Be curious. Stay curious.
E is for Everything
A home for design, media, policy, life and everything in between.
I am watching skin-care ads. Well, one skin-care ad in particular. The Japanese company SK-II (owned my P&G) has a video highlighting women's proverbial ticking clock. For the uninitiated, this refers to the pressures on women in Japan (and throughout Asia and the world) to hurry up, get married and pop a baby before they "expire". The expiry date in Japan is, apparently, 30 years old. 

By that measure, I am a once-solid, fresh piece of produce that has turned into a putrid liquid in the back of life's refrigerator. 

Speaking of putrid, that's what this limiting social construct is. The actual biological routine of being a woman is difficult enough. Allowing this simplistic assessment of women's worth to be given oxygen in any society should be a crime. 

It's not, but at least it's in a skin-care ad. (Sadly, this is what progress looks like these days.)

The fact of the matter is, even beyond reproduction, the clock is always ticking. It is merciless. Are we progressing fast enough in our careers? Did we get all of the degrees we need on time? Did we run the race of life faster, better and stronger than everyone else? 

When the race ends, though, then what? What does "faster" mean? What does "on time" mean? They're entirely subjective. In all of it we end up losing the most valuable resource we have: time. 

Time is non-renewable, and we too often let it slip by as we foolishly attempt to outrun it. So, allow me to pass you a hammer to smash the proverbial clock, at least for the moment. 

Claim this moment. The next one is not guaranteed to you or anyone else. Be in this moment. Seriously, put down your phone and be present. You don't even have to read this week's links.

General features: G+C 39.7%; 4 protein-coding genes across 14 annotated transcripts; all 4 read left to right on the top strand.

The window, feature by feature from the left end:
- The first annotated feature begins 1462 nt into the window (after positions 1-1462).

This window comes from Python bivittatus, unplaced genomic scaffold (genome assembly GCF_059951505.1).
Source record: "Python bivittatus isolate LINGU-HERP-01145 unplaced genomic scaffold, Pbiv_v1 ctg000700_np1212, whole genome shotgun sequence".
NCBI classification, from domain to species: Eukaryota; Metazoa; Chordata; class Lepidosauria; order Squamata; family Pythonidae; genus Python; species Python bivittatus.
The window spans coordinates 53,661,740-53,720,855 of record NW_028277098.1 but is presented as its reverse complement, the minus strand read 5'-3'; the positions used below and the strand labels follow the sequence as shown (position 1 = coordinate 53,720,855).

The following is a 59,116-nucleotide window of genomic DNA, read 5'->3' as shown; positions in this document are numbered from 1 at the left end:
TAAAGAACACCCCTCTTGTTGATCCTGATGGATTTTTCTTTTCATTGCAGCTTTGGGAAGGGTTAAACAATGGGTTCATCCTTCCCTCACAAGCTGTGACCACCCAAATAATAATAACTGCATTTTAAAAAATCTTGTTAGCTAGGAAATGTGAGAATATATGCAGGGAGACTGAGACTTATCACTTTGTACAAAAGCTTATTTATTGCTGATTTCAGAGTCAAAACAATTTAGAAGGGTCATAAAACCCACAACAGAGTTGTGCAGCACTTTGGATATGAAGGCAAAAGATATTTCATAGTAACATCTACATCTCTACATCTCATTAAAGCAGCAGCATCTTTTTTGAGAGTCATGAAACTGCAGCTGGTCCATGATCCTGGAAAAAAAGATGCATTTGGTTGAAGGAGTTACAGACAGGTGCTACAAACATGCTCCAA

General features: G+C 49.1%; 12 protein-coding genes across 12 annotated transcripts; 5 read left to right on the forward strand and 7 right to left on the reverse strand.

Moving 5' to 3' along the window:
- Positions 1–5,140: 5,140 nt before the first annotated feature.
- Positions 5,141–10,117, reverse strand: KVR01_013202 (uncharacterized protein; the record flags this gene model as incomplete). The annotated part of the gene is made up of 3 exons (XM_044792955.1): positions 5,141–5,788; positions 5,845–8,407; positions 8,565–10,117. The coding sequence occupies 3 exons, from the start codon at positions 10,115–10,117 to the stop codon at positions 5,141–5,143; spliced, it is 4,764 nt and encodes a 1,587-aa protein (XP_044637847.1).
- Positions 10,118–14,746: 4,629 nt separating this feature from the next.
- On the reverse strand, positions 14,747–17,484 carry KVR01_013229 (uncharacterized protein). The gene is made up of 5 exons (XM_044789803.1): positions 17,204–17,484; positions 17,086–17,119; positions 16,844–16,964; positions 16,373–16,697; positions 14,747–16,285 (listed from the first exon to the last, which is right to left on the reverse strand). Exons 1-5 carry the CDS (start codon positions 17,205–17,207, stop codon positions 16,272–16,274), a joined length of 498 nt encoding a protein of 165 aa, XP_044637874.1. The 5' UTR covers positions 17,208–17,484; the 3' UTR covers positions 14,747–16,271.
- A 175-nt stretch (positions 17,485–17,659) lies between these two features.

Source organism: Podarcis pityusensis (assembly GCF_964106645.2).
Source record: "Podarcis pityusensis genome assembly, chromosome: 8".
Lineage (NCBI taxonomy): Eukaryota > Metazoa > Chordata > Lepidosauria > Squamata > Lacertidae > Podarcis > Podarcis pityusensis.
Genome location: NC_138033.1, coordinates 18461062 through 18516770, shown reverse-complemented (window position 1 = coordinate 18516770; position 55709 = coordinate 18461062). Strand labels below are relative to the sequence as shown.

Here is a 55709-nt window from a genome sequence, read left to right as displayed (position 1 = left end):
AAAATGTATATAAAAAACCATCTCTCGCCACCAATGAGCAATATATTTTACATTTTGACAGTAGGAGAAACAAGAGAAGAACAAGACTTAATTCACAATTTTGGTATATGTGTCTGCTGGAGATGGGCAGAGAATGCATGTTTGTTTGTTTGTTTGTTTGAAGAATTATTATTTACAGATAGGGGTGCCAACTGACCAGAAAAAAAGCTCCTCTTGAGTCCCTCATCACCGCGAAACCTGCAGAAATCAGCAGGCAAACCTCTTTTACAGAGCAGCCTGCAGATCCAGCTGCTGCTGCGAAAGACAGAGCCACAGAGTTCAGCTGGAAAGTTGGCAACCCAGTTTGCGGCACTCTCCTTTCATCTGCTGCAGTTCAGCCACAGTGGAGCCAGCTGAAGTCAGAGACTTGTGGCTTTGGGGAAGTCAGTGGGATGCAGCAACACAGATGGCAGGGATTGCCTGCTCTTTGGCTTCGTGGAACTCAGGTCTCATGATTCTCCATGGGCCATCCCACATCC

There you go. Way to wield that hammer. 

Tick-tock, tick-tock, tick....stop. 
Floyd Norman, Disney's first African-American artist, is still going strong
"I’m reading more, walking more, socializing more, and working without so much self-prodding. I feel freer than ever to do these things, because there’s no ultra-easy competitor undercutting them. And there’s all this new time."
"Its lowest marks come in the categories of 'tolerance and inclusion' and 'health and wellness.'"
"In the modern world, all these social mechanisms come into play in public speaking. Standing in front of a group gives everyone a chance to evaluate your abilities. What if they conclude that you’re not actually that valuable to the team? That could be devastating."
The first game console my brother and I ever got was a Sega Genesis. It was epic. Now, every game that takes up an inordinate amount of space in storage somewhere in the family basement can be downloaded to my phone. 
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Better late than never.
Emi Kolawole · E is for Everything HQ · San Jose California 95134 · USA